United States v. Ali, No. 15-4433 (4th Cir. 2021)Annotate this Case
The Fourth Circuit affirmed the district court's judgment against defendant after a jury found him guilty of four counts of aiding and abetting Hobbs Act robbery, in violation of 18 U.S.C. 2, 1951(a); four counts of carrying a firearm in connection with a crime of violence, in violation of 18 U.S.C. 924(c); and one count of possession of a firearm by a convicted felon, in violation of 18 U.S.C. 922(g)(1), 924(a)(2).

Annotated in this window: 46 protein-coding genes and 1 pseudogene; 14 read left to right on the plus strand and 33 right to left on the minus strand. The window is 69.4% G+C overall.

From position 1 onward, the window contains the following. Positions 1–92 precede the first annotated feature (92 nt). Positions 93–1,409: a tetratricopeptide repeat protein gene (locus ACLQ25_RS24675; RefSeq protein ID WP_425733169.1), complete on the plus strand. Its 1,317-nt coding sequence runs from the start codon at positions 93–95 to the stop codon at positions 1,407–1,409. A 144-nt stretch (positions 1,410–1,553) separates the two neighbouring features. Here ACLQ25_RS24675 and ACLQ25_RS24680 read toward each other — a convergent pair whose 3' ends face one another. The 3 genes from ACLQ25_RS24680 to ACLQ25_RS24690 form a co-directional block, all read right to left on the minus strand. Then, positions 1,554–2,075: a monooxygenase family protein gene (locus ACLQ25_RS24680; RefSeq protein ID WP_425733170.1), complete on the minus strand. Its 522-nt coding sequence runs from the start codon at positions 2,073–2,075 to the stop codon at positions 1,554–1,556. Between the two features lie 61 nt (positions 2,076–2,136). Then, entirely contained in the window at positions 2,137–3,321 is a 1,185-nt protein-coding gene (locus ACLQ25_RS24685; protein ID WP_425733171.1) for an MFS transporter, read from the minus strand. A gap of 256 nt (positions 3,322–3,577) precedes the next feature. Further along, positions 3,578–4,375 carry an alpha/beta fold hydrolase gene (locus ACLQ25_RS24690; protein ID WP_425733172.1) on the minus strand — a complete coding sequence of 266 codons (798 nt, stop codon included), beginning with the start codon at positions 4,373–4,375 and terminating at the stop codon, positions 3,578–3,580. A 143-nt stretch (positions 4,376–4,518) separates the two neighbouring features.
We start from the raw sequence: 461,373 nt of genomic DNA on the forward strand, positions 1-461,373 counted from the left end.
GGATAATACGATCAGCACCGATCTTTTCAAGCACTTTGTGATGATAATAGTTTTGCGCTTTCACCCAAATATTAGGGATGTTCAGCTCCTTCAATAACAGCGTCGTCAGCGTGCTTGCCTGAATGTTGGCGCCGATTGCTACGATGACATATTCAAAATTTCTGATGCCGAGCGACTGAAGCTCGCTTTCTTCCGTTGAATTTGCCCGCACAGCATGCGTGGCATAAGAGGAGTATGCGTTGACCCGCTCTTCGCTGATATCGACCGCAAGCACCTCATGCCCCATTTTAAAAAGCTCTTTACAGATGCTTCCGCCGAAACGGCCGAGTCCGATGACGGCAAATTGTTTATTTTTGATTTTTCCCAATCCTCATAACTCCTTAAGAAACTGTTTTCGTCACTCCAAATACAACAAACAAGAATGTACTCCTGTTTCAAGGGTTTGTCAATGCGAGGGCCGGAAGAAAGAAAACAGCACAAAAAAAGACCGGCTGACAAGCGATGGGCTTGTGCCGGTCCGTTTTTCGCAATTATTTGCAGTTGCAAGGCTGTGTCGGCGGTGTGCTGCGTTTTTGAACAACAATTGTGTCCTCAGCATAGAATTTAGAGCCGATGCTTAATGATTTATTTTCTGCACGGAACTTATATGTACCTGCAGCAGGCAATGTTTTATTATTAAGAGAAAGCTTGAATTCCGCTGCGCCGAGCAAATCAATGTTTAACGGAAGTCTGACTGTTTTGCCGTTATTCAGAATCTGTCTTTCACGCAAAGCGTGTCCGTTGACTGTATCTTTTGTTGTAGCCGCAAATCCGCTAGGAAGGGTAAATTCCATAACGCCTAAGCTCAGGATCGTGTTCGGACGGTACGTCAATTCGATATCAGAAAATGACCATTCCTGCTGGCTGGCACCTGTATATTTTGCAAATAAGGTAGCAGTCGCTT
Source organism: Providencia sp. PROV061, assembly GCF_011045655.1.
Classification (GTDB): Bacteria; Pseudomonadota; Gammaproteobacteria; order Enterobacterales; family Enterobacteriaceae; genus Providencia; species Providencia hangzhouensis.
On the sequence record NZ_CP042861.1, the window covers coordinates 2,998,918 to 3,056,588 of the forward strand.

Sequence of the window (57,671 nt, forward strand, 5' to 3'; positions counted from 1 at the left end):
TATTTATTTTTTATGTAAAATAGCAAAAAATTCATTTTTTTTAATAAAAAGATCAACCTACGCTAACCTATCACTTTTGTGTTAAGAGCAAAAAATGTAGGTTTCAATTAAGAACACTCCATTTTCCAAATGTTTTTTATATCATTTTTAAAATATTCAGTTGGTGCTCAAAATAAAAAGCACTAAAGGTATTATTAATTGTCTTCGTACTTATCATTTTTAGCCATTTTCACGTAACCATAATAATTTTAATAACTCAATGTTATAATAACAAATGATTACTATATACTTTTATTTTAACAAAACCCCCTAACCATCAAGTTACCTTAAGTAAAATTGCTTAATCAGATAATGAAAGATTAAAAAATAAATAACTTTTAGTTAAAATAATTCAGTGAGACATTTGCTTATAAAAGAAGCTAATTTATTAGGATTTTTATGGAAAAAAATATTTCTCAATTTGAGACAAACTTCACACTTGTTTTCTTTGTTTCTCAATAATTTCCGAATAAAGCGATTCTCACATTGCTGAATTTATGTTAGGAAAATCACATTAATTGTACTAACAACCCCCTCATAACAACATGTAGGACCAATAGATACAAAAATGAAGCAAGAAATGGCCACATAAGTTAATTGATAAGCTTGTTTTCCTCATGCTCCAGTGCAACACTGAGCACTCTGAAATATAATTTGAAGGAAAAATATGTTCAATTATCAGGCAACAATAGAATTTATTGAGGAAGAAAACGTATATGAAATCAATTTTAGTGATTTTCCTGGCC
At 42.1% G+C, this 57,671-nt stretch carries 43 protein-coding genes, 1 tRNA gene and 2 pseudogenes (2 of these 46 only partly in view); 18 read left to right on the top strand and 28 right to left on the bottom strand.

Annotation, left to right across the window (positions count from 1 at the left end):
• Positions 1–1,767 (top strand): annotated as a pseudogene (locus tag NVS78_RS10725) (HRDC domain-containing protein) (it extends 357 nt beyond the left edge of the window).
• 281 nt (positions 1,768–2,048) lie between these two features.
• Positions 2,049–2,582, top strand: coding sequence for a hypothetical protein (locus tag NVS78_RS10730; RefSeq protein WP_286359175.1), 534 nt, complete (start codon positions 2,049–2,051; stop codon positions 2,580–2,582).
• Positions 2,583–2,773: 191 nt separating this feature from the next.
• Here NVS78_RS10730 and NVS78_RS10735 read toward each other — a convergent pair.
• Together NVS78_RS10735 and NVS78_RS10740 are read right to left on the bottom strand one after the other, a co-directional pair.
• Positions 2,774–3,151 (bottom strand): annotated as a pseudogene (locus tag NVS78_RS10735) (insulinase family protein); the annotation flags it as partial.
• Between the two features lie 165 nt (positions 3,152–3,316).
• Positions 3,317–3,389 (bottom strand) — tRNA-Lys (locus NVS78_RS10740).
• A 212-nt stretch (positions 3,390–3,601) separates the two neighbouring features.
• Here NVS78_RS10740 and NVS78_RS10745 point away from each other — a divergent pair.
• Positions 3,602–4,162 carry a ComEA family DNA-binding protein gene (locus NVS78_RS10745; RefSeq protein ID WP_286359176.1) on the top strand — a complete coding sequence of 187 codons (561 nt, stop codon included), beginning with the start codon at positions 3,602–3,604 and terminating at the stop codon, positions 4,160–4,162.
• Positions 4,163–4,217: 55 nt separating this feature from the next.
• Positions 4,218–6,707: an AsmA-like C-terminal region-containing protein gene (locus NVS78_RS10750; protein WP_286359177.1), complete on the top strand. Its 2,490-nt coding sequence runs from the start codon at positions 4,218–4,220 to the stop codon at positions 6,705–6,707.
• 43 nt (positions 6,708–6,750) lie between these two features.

The court concluded that the district court did not abuse its discretion by refusing to sequester the co-defendant witnesses. The court noted that this was not the easiest situation in the world to manage, what with four codefendant witnesses and limited holding cells; in the context of defendant's requests and the building's constraints, the district court handled this issue with care; at no point did defendant move for a mistrial or request a limiting instruction with regards to sequestration; and the district court suggested removing a co-defendant from the building and allowed fulsome cross-examination, which was a fully sufficient response to defendant's request. The court also concluded that the district court did not abuse its discretion by denying defendant's motion for a new trial. The court explained that, given the ample evidence that was adduced at trial against defendant, the new evidence that defendant proffered in support of his Federal Rule of Criminal Procedure 33 motion came very late and would have hardly made any kind of difference. Finally, the court concluded that the uncertainty as to the predicate offenses for the section 924(c) convictions did not render them invalid. In this case, considering the overwhelming weight of the evidence the government presented at trial, defendant cannot meet his burden of establishing that the outcome would have been different absent the improper instruction.